Wheat is not scarce but expensive
The abrupt loss of cheap Ukrainian wheat rocked the world market, hitting poor consumers in Africa particularly hard. And wheat will remain expensive for a while yet, economists from Wageningen fear. Not because of scarcity, but because of the sharp increase in the price of fertilizers. ‘Perhaps it is time to rethink the far-reaching liberalization of markets.’
Photo above: Chris McGrath / Getty Images
Kees Huizinga, a Dutch farmer in the Ukraine, has been a frequent guest on talk shows, where he has expressed his concern about the impact of the war on the food supply. The country is often described as a ‘breadbasket’, and yet Ukraine’s share of the world wheat market is limited, says economist Petra Berkhout of Wageningen Economic Research. ‘Things like weather conditions cause annual fluctuations in global wheat production, and in some years these fluctuations are much bigger than the Ukrainian yield. So this is not about the availability of wheat, but its affordability.’ The high price of wheat has particularly serious consequences for countries in the Middle East and North Africa that normally source most of their wheat from Russia and Ukraine.
Ukraine has very fertile soil and low fertilizer and energy prices, enabling it to produce the cheapest wheat in the world, most of which is destined for export. ‘This makes it possible to supply the urban population in Africa with cheap wheat,’ explains Bart de Steenhuijsen Piters, who also works at Wageningen Economic Research. ‘Several African countries have become addicted to it. These include countries such as Ethiopia and Tanzania, which can grow wheat or other grains themselves. It’s just that their own grain is more expensive.’ Most of the concern is focused on wheat, and yet Ukrainian exports of sunflower oil and maize are hampered too. According to the researchers, this does not have a major impact on food security in the Netherlands because there are enough alternatives available for both crops. Other oils such as rapeseed oil are an adequate substitute for sunflower oil. Maize is mainly used as cattle feed and can be replaced by soya, among other things.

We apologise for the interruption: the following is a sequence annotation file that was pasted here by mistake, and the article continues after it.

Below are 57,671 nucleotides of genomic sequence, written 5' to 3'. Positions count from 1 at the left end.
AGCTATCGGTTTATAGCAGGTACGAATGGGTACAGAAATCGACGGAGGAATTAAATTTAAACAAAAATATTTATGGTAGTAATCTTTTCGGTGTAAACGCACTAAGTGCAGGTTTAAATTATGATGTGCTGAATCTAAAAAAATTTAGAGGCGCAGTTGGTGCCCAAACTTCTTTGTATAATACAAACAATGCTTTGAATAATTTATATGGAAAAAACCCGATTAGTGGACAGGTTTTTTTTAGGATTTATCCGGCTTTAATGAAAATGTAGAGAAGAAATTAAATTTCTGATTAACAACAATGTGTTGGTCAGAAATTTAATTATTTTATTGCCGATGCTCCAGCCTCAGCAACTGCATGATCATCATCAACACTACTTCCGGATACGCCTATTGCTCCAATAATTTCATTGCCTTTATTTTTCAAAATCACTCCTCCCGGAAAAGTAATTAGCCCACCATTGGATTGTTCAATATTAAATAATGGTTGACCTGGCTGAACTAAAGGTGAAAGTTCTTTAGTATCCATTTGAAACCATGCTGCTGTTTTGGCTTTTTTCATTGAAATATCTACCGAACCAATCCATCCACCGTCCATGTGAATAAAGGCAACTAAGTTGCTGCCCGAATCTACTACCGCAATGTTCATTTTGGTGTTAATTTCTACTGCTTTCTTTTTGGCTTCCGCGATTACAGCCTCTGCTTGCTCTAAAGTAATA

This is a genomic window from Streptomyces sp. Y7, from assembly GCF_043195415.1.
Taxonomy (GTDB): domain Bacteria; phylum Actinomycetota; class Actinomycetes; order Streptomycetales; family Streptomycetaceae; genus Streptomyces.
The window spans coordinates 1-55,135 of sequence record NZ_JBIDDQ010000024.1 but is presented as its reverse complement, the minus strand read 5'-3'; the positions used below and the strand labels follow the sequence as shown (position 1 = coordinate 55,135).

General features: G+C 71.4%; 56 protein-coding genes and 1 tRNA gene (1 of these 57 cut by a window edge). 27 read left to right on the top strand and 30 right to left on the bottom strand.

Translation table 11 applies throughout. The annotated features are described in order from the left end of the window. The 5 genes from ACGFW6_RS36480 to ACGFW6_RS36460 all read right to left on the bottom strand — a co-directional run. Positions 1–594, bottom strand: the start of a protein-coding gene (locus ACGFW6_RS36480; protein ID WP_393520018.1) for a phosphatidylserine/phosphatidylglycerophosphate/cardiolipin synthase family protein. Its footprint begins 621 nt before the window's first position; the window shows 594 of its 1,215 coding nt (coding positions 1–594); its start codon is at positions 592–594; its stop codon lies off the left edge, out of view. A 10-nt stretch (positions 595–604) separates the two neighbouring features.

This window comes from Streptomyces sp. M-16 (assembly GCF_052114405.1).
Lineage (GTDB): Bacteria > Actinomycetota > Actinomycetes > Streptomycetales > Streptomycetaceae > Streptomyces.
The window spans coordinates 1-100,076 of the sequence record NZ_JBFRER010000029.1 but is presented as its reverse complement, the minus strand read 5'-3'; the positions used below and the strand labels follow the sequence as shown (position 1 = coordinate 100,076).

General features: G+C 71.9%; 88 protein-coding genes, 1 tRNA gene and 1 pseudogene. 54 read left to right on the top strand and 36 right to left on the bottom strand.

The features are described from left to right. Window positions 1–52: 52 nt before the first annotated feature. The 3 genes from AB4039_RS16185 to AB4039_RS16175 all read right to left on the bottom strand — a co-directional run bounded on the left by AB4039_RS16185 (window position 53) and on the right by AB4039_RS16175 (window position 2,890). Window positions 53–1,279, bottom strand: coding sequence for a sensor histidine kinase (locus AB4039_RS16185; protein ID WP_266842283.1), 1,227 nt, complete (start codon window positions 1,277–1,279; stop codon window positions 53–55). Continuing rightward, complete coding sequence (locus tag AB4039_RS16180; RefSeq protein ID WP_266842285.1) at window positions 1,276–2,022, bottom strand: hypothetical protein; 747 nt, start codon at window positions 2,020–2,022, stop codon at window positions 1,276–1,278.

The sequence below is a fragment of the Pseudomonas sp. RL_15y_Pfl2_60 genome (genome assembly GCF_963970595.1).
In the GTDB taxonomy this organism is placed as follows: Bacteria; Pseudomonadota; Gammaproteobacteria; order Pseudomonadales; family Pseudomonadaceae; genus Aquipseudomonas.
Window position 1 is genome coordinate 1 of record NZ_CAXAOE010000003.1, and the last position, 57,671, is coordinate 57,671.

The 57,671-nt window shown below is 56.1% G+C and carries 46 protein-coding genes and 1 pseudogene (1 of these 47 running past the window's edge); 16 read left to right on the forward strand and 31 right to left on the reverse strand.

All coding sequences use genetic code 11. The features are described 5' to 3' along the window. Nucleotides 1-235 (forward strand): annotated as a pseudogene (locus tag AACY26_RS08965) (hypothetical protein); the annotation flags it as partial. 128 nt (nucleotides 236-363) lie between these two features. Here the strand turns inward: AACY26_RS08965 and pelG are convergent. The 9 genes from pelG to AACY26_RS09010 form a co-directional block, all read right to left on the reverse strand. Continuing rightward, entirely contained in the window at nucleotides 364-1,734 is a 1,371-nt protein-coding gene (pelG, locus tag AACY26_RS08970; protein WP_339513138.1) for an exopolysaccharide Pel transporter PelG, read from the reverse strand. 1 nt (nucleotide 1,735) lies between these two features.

More expensive bread
Egypt and Turkey are the most dependent on Ukrainian wheat, which is normally transported via the Black Sea. Turkey has been facing high food prices for a while, partly due to the fall of the lira, the national currency. And now the price of bread has risen even further. In Egypt, where bread is heavily subsidized and rationed by the state, the search is on for alternatives to Ukrainian wheat. The country placed a large order for wheat from France, for example, and wheat flour is being mixed with starch from sweet potatoes. But according to De Steenhuijsen Piters, a much more worrying situation is currently developing in the Horn of Africa, where extreme drought has caused crop failures. ‘The United Nations World Food Programme is distributing wheat, but the high prices mean that the aid organizations can only buy half what they would normally. Emergency aid has become too expensive,’ explains De Steenhuijsen Piters.
He describes the plight of African city dwellers as less acute, but just as dire, as they often spend more than 60 per cent of their income on food. This makes city dwellers extremely vulnerable to price increases, says De Steenhuijsen Piters. He helped with the analysis for a study among 26,000 urban households in Benin. ‘If you look at their food situation, you get quite a shock. Local food prices fluctuate with the international markets. As soon as food prices go up, there is no money left for school or clothes.’ Like Berkhout, he does not talk in terms of a food shortage, but of a lack of purchasing power which makes food too expensive for the poorest. Over the past decade, average global food prices actually fell, but the onset of the Covid-19 pandemic was a turning point, after which prices rose rapidly. The virus made trade more difficult and energy prices, which are a big factor in fertilizer prices too, rose. The war in Ukraine came on top of that, Berkhout says. ‘Normally, as an economist, I would say that a high price stimulates an increase in production, which then leads to a fall in prices. Now I am doubtful because of the increased prices of fertilizer and energy, which are a big factor in the price of food. There are a lot of uncertainties and no one knows how long this conflict will last.’
In particular, the price of fertilizer may remain high for a long time, with consequences more far-reaching than the loss of Ukrainian wheat. An important component of fertilizer is potash, which is mainly mined in Russia and Belarus. Both these countries could create a lasting scarcity. High prices wouldn’t stop farmers in Europe from spreading fertilizer, but it’s a different matter in Africa, says Berkhout. ‘Farmers there have fewer liquid assets, so they tell us they are going to use less fertilizer.’ If African farmers use less fertilizer, their yields will lag behind and they will become even more dependent on food grown abroad, say the two scientists. De Steenhuijsen Piters sees the war in Ukraine as exposing the way a free world market jeopardizes food security. ‘The cheapest food of all goes to the poorest consumers. Their wheat is sourced from the Ukraine, but in West Africa they also eat chicken wings from the EU. That can work well for a long time, until something happens to disrupt the system.’